almost all here have agreed that the tiaa-cref real estate account 'lags' the real estate market, due in part to lags in property valuations, so that this acct can be 'timed'.... and many of us got out when the going was still good...
that being the case,
when will it be 'time' to get back into the tiaa-cref real estate acct ??? it does look like the NAV is starting to bottom out (at least, the rate of change of decay is flattening), but, otoh, commercial real estate is still in bad shape...there could be a double dip... etc etc...
any opinions welcome, for or against timing this acct, but also very interested in hearing WHEN you think the waters will be safe again. not so much a specific date, of course, but what signs/economic conditions/etc would indicate such. thanx.
I know the people on the TIAA-CREF M* forum virtually unanimously agree that it is not worth going in until there is a substantial uptrend. And even then, to wade in slowly. My father is in the account and he is not rebalancing in just yet.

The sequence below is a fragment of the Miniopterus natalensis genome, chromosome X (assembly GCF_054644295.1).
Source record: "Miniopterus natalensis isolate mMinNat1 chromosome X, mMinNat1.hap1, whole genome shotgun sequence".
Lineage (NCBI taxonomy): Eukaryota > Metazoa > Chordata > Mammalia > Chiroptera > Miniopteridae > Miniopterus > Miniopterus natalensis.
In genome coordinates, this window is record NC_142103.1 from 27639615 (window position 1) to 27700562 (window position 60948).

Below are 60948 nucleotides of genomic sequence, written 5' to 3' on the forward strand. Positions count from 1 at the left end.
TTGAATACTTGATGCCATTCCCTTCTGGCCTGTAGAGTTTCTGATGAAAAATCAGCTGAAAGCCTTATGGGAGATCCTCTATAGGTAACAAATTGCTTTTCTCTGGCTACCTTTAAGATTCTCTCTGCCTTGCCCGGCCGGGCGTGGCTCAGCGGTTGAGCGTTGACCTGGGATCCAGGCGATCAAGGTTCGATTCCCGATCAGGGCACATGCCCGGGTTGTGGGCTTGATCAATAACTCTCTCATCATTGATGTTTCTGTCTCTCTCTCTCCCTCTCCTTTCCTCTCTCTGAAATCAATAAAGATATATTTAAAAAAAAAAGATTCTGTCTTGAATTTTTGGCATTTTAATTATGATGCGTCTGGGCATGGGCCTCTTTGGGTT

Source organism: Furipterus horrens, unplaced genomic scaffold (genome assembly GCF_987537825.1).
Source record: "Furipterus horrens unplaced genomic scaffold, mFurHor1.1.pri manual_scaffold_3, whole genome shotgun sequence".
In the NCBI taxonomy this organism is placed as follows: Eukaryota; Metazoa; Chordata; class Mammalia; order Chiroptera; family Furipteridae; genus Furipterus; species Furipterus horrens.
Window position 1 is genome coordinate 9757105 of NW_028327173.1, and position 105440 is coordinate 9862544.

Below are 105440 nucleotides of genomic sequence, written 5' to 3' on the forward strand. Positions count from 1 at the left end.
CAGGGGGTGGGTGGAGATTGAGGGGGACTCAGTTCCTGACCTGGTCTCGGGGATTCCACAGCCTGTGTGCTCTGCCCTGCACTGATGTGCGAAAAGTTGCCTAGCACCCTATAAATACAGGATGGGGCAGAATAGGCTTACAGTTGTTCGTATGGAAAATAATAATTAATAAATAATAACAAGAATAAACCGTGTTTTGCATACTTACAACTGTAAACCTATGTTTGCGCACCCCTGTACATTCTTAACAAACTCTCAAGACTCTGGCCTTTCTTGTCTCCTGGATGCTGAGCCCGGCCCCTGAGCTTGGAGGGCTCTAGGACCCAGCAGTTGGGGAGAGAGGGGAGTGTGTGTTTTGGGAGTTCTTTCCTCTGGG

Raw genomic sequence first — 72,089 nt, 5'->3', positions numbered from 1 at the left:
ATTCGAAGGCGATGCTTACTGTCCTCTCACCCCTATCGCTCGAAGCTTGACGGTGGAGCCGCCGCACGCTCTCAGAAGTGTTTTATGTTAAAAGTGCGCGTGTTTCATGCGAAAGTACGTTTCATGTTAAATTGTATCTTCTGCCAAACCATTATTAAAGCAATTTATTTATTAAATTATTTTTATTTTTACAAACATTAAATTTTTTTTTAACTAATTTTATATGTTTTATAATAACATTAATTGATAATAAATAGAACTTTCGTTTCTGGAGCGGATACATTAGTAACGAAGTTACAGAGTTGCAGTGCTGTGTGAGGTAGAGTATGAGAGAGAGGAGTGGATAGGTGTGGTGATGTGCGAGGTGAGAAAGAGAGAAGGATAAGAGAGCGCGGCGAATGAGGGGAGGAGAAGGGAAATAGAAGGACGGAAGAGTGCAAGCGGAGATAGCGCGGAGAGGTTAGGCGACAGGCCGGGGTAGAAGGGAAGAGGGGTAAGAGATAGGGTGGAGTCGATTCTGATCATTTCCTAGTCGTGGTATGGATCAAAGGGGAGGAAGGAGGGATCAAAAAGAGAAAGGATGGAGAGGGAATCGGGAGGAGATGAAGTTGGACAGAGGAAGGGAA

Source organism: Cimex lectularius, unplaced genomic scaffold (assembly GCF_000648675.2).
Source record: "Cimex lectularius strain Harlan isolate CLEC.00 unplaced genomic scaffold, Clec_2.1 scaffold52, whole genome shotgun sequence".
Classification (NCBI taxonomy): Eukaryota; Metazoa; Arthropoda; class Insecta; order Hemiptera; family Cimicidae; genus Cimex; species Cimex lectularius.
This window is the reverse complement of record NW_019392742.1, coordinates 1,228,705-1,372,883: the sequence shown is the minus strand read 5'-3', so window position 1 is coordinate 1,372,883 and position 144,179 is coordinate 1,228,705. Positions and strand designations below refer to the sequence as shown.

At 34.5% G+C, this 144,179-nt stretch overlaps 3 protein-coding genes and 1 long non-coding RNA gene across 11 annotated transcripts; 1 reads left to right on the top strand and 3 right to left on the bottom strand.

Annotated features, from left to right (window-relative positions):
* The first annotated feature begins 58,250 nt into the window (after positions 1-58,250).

Tramper Al wrote:oneleaf wrote:I know the people on the TIAA-CREF board virtually unanimously agree that it is not worth going in until there is a substantial uptrend.
Should members of the Board of Directors be saying things like that, I mean publicly?
oops! My bad. I meant to say TIAA-CREF Morningstar Forum. I have edited my original post.
greenspam wrote:when will it be 'time' to get back into the tiaa-cref real estate acct ???
When they have paid off at least $2 billion of their $4 billion in mortgage loans (about $1 billion due in the coming year).
When they have returned the $1.2 billion in "loans" that they have received from the General (Traditional) Account.
When their cash reserves are restored.
When commercial real estate begins to appreciate.
When returns from office rentals returns to normal levels.
When net assets show consistent growth above present $8 billion.
When they begin purchasing, rather than selling, properties.
You have plenty of time.
Remember, the "NAV" of the REA is not determined by what investors will pay for it, but by the values of its properties, other assets and its liabilities. You are not likely to "miss the boat".
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